Rod Sullivan, Supervisor, Johnson County, Iowa

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March 18, 2012

Sullivan’s Salvos 3/20/12

In this edition:

*Animal Shelter
*County Budget
*History of County Government in the US
*Did You Know?

*Animal Shelter
There has been news of late over disagreements regarding the County’s contract with the Iowa City Animal Shelter. Please allow me to set the record straight.

I agree that we should have an excellent shelter. But I am extremely frustrated by the way in which Iowa City did business here. I have several complaints:

First, Iowa City has insinuated that Johnson County has historically paid nothing toward the shelter. That is totally false. Johnson County budgets $75,000 annually for shelter services. The County has paid for decades. What’s more, up until a few years ago, Johnson County covered the costs for all the small cities.

Secondly, the record keeping and billing the County has received from Iowa City has been sloppy at best. It is very hard to show a taxpayer what she is getting for her tax dollar. We have requested improved record keeping for several years; this situation offered us an opportunity to make that point more forcefully.

Thirdly, if Iowa City planned on asking the County to contribute, then they should have involved us from the beginning. Our first contact was a $500,000 take-it-or-leave-it bill. Then they acted offended when we wanted to negotiate.

Fourthly, there is precedence for NOT investing in the building. Johnson County recently built an expensive SEATS building. Iowa City contracts for SEATS service. We never expected Iowa City to pitch in on the capital expenses. Perhaps we should reconsider that.

Fifthly, I'm also frustrated by the take-it-or-leave-it attitude the City used when first presenting things. Iowa City would not even respond to a written request by the Board.

Finally, my biggest complaint. I think Iowa City should have come out with a "Phase One" that was much smaller, cheaper, and only used the FEMA money. Then they should have had a fundraising campaign that raised the money for a "Phase Two" that includes all the nice extras. If the governments pay for it all up front, why would citizens contribute through private fundraising?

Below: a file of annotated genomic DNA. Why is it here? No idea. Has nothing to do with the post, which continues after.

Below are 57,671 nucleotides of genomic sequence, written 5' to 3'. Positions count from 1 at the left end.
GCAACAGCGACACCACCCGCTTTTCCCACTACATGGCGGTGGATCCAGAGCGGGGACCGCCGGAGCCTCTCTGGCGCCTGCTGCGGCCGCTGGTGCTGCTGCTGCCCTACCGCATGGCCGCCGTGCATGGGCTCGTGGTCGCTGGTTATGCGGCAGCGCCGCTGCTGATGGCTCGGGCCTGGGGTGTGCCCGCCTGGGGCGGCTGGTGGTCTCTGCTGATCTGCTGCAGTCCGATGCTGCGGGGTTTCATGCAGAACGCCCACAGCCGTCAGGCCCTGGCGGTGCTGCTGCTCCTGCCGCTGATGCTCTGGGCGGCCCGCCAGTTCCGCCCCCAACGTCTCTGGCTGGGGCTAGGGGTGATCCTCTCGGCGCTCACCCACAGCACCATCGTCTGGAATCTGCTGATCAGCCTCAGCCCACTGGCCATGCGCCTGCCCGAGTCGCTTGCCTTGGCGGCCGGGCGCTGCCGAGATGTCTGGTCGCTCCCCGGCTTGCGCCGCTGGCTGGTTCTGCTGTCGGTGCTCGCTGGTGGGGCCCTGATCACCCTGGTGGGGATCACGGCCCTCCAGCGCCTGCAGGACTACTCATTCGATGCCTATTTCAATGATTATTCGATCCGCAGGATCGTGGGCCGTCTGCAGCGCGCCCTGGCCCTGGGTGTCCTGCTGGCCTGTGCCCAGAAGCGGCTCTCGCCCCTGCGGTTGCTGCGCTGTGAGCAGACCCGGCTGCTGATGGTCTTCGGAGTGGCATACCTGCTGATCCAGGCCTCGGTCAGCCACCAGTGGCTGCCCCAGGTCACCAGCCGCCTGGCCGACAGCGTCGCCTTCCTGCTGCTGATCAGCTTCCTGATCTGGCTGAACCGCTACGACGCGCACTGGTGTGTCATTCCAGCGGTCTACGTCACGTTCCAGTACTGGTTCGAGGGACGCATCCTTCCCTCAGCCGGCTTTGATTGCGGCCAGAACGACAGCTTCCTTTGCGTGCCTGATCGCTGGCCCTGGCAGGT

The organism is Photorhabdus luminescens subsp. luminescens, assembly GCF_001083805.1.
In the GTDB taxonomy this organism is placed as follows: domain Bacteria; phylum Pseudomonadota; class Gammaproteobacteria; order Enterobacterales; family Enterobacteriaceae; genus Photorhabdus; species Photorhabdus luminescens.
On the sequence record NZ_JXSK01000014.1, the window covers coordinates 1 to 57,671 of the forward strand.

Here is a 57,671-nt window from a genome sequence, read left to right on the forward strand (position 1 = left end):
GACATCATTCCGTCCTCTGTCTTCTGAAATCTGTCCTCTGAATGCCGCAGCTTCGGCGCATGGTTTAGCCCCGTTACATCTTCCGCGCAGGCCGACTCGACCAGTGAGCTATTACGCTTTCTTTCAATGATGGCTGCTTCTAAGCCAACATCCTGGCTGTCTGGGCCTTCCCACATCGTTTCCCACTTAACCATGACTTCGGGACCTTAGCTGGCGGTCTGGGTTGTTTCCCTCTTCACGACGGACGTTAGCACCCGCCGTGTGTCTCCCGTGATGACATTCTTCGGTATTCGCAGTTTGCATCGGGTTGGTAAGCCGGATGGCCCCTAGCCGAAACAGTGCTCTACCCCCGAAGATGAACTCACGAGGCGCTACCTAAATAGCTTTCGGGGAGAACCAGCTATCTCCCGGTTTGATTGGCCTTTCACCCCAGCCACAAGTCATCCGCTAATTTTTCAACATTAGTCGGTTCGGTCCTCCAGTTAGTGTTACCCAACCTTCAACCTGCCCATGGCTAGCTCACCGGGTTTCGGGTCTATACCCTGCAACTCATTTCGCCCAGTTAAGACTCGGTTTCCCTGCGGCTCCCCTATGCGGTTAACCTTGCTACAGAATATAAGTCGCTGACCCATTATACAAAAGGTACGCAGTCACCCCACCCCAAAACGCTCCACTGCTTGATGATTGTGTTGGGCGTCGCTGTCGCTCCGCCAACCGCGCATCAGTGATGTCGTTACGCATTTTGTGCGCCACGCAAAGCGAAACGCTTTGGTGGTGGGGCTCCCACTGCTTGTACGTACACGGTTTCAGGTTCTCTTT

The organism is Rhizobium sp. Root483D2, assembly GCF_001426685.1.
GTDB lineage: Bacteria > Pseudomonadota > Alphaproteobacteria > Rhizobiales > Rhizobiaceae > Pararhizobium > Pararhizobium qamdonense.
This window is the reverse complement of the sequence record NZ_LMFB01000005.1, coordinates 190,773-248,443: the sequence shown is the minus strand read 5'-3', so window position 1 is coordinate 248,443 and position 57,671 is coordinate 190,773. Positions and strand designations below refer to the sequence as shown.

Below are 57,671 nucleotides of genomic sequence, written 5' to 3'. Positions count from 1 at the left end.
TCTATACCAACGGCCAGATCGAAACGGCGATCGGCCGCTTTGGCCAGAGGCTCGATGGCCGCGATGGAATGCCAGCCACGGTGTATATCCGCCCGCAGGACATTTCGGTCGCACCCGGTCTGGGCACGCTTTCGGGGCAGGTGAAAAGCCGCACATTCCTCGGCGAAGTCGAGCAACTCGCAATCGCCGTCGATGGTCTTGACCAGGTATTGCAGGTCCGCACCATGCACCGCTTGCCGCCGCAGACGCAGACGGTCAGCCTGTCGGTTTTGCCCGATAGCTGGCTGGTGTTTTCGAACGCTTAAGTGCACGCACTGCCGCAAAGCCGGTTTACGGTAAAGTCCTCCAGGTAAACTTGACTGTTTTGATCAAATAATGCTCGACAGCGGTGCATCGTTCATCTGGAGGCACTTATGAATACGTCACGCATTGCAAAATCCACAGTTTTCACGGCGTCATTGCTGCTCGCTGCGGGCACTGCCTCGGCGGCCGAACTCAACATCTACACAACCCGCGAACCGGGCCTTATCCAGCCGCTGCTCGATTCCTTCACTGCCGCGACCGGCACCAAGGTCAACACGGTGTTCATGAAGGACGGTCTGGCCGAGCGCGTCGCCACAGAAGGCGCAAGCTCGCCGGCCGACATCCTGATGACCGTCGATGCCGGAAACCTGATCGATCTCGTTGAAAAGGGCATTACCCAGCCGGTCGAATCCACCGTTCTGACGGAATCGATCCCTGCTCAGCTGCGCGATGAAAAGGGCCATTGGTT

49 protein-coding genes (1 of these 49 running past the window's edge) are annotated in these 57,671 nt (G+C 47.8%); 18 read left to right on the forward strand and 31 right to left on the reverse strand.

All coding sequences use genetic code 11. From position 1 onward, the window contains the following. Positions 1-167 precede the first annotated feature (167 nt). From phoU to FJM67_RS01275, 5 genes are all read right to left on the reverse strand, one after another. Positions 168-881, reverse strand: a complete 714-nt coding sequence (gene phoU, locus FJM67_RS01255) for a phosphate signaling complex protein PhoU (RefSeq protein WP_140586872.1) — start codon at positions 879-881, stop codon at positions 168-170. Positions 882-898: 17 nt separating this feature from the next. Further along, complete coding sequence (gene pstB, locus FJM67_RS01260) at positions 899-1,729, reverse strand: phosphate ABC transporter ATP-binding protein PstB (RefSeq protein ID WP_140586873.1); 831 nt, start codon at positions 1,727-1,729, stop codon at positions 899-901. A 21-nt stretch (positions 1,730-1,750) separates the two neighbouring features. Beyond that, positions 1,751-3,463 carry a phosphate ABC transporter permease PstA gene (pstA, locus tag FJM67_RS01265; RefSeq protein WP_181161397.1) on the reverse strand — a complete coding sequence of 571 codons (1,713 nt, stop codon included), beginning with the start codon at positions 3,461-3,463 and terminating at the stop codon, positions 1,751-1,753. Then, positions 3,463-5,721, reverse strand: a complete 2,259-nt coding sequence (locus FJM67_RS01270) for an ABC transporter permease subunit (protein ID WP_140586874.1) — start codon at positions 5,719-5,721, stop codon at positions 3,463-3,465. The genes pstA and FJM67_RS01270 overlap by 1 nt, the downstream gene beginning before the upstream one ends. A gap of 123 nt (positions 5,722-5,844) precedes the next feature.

As you may have seen, the Board is investigating an agreement with the Cedar Valley Humane Society in Cedar Rapids. I don’t know much about them, but I know that we owe it to the taxpayers to investigate all of our options.

That said, an agreement with Iowa City is still a distinct possibility. I simply felt that the public needed to understand some of our frustrations. I remain hopeful we can work something out.

*County Budget
The FY13 County Budget went to a vote on Thursday evening, March 8. It is available for viewing at the County website: Here are a few highlights:

Much of the County budget is a pass through of state and federal funds. The actual tax askings part of the budget is up about $1 million dollars to just over $44 million.

Taxes actually go DOWN on 15/21 classes of property. Commercial, Industrial, and Ag properties will all pay less in FY13 than they did in FY12. This is not necessarily purposeful on our part; it is the result of a complicated state formula.

Residential taxpayers will see an increase of about 4.1%. The owner of a $100,000 home in Iowa City will see the County portion of her tax bill go up about $13.51.

This increase comes from three primary things – 1. Increased spending on roads and bridges; 2. A State-mandated increase in Mental Health funding; and 3. Increased spending at the Joint Emergency Communications Center (JECC). (Don’t get me started on the JECC!) Only one of those decisions was within our control.